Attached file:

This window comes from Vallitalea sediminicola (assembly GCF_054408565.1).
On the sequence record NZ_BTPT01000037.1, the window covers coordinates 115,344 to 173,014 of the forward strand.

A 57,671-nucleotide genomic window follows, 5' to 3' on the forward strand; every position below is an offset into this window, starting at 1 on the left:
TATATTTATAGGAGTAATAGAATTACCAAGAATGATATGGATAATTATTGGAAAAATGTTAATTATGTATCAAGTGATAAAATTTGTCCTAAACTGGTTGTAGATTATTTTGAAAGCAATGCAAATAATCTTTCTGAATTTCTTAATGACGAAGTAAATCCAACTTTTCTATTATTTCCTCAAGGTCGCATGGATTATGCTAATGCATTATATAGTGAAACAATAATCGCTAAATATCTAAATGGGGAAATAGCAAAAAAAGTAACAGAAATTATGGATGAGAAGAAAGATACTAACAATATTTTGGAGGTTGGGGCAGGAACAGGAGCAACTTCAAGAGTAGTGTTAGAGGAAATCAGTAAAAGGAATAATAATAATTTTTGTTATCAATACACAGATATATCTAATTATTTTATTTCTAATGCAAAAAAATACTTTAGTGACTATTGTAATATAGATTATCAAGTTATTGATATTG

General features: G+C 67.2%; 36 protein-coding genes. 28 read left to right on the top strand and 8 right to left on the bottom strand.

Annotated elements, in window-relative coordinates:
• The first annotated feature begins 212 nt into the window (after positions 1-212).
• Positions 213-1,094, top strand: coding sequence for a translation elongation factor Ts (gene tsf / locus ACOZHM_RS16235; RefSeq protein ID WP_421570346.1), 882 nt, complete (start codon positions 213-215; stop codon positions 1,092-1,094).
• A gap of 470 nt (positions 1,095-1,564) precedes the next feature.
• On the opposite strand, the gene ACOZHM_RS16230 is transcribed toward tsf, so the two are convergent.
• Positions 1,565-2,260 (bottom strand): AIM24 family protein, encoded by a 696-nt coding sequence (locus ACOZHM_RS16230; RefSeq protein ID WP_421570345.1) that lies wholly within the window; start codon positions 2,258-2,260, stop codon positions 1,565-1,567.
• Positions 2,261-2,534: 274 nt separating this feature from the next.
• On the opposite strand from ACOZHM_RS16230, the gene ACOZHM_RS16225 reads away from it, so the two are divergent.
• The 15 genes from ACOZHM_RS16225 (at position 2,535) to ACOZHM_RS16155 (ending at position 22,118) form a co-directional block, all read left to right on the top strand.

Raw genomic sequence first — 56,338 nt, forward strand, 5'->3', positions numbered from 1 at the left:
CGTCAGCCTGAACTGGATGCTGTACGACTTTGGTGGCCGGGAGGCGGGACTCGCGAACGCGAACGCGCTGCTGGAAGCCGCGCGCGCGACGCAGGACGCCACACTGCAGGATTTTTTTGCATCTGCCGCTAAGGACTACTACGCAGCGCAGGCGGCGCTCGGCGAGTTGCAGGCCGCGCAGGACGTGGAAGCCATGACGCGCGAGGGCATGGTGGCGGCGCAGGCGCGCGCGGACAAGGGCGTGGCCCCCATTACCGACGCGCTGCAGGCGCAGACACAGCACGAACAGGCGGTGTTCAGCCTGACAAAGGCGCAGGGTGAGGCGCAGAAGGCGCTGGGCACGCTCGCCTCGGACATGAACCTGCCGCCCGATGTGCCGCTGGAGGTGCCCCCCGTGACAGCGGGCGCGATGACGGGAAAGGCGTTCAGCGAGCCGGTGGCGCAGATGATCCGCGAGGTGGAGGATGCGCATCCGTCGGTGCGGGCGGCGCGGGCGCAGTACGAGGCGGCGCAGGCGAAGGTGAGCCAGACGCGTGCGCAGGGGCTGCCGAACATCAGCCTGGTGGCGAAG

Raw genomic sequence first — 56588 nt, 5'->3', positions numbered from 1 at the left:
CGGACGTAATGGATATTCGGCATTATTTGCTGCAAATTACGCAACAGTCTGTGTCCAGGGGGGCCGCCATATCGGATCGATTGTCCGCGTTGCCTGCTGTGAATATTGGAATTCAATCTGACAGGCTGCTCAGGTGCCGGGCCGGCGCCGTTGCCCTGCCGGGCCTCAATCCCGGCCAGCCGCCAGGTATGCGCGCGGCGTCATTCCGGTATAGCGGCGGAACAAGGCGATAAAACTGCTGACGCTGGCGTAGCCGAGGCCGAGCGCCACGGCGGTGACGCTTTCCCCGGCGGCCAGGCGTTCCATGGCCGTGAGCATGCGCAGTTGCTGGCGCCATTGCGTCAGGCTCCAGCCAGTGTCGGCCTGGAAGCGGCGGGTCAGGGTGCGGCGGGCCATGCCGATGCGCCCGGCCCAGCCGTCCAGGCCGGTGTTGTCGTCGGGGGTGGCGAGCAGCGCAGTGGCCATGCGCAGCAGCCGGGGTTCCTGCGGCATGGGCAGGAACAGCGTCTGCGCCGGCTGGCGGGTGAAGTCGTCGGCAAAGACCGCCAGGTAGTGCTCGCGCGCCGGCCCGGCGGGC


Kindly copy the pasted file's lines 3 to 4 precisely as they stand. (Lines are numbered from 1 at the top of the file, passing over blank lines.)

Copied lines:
A 57,671-nucleotide genomic window follows, 5' to 3' on the forward strand; every position below is an offset into this window, starting at 1 on the left:
TATATTTATAGGAGTAATAGAATTACCAAGAATGATATGGATAATTATTGGAAAAATGTTAATTATGTATCAAGTGATAAAATTTGTCCTAAACTGGTTGTAGATTATTTTGAAAGCAATGCAAATAATCTTTCTGAATTTCTTAATGACGAAGTAAATCCAACTTTTCTATTATTTCCTCAAGGTCGCATGGATTATGCTAATGCATTATATAGTGAAACAATAATCGCTAAATATCTAAATGGGGAAATAGCAAAAAAAGTAACAGAAATTATGGATGAGAAGAAAGATACTAACAATATTTTGGAGGTTGGGGCAGGAACAGGAGCAACTTCAAGAGTAGTGTTAGAGGAAATCAGTAAAAGGAATAATAATAATTTTTGTTATCAATACACAGATATATCTAATTATTTTATTTCTAATGCAAAAAAATACTTTAGTGACTATTGTAATATAGATTATCAAGTTATTGATATTG